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He loathed himself for what he believed to be perverse homosexual impulses and attempted to compensate for them by being a man’s man, tossing footballs and bedding as many women as he could.This, of course, never quite sated Cheever’s craving for love and recognition, desires made clear in the author’s 4,000 pages of journal entries.He was a renowned wit, but Bailey deftly contrasts this “social” Cheever with the man’s aloofness as a husband, father and friend.

He has won .2 million in IRL races, second only to Lazier, and was the rookie of the year at the Indy 500 in 1990.

Cheever also holds the record for most Formula One races by an American (132).

Early on in Blake Bailey’s wonderful and exhaustively researched biography of John Cheever, the famed author is quoted as saying, “I am quite naked to loneliness.” Indeed it seems that loneliness was the hallmark of the great writer’s life and probably the most significant inspiration for his art.

His childhood in Quincy, Massachusetts, was alienating and punctuated by blas cruelty: His father once invited an abortionist to dinner in the hopes of persuading his wife to end her pregnancy.

This 100 year-old novel holds a category all its own.

But the premise is so timely with the rise of the cell phone--I never would have guessed at the many parallels of a texting relationship and one carried on "over the wire."Unfortunately, the author wields a beautifully skilled vocabulary that might weary younger readers.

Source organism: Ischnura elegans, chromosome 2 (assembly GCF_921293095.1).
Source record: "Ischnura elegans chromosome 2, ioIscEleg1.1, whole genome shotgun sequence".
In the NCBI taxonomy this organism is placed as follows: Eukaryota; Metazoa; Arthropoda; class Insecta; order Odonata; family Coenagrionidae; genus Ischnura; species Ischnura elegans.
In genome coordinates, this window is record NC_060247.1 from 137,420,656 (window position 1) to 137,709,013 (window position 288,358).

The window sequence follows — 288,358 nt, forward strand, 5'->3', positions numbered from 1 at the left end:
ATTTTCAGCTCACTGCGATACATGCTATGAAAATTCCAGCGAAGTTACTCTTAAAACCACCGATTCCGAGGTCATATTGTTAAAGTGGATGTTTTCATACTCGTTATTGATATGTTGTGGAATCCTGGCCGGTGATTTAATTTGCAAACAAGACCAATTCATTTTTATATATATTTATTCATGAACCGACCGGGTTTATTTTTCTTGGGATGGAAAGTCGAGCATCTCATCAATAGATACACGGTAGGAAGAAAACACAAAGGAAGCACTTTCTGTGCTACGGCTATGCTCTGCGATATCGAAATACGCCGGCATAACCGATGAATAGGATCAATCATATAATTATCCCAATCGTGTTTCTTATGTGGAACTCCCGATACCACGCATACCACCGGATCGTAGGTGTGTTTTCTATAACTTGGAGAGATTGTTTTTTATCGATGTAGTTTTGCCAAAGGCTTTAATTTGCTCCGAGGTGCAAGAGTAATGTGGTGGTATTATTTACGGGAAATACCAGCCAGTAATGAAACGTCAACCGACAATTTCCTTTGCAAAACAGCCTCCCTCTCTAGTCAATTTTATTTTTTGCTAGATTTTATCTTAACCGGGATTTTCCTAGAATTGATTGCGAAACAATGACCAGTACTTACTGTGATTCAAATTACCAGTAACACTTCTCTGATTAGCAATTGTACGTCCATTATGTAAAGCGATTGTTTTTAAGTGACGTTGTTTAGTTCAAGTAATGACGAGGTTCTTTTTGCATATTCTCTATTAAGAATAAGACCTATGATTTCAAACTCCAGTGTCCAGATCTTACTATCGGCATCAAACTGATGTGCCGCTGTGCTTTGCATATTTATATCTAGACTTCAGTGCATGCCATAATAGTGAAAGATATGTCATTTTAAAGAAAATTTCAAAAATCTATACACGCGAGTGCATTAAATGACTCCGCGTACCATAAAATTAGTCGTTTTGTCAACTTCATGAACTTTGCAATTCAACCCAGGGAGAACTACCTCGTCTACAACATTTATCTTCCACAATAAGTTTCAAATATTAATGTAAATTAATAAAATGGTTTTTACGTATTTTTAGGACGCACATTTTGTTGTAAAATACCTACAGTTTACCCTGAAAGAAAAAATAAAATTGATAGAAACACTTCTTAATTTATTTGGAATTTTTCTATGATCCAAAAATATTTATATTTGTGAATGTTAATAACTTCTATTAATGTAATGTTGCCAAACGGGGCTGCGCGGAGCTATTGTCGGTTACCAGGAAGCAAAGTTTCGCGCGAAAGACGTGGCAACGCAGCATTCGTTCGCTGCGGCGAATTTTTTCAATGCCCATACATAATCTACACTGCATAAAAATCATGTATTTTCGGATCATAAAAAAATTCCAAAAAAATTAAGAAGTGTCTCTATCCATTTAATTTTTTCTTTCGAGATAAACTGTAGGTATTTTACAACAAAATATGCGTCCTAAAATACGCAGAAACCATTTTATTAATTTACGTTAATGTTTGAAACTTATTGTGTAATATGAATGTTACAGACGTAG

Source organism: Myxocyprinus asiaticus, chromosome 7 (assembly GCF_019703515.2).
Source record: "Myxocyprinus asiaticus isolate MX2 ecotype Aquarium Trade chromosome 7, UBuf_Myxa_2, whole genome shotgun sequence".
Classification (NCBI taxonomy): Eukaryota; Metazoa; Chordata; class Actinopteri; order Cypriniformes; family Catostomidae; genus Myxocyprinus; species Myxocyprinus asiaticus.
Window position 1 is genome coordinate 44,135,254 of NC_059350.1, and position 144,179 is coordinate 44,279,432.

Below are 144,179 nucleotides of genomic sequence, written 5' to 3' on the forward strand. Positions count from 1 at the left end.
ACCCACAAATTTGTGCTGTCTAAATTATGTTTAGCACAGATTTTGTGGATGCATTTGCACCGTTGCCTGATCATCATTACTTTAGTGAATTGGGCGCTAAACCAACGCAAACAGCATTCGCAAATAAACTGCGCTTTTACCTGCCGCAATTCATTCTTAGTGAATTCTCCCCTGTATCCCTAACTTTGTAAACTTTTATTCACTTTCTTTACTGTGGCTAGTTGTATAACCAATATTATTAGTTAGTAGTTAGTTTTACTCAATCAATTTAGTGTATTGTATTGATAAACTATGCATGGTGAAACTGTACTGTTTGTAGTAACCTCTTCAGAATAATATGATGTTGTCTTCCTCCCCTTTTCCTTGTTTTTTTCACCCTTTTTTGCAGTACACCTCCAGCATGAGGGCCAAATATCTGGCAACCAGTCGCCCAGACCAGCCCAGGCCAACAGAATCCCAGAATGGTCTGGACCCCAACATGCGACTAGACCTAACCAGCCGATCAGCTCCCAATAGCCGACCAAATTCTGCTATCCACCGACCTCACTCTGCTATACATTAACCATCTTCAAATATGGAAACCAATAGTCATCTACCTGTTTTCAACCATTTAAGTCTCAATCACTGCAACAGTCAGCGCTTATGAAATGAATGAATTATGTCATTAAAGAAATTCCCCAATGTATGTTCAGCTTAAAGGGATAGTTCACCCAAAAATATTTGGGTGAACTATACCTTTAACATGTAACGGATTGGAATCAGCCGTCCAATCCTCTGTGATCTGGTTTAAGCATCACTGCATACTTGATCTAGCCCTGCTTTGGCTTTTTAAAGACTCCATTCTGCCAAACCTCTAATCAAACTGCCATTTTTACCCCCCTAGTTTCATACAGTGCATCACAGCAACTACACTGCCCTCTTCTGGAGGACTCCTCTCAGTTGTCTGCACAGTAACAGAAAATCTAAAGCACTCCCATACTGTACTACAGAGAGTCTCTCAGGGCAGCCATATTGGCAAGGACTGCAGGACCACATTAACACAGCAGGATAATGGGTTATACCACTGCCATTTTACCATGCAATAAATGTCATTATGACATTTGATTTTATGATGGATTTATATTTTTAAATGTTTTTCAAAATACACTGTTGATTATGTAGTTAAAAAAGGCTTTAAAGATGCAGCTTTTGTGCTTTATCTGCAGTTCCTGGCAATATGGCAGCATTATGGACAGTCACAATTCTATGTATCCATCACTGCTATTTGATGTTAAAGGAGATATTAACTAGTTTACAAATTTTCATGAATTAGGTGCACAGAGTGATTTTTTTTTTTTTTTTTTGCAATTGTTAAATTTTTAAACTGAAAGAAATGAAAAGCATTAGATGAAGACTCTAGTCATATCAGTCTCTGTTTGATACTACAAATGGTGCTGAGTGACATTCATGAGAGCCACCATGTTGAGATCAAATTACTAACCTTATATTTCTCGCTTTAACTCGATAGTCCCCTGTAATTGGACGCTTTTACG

By the time he succumbed to cancer in 1982 at the age of 70, the author had earned the title “American Chekhov” for his portrayals of intense suburban disaffection in books like and stories like “The Swimmer.” Cheever’s middle years, the most productive of his writing life, were spent, when he was away from the typewriter, drunk and belligerent.

The mess he made of his life—his fall from a window at a party and his vitriolic observations about his wife or children—often became fodder for scenes in his fiction.

Think of it as a Jane Austen novelette tackling the strangeness of getting to know people without having met them -- or, as the case may be, of forming a very complete picture of a stranger in your mind, then being faced with the reality.

Long before the rise of the internet, this book deals with the joys and perils of falling in love sight unseen.

One of the early manifestations of life and romance in virtual reality, Wired Love anticipates everything we live with in today's online world.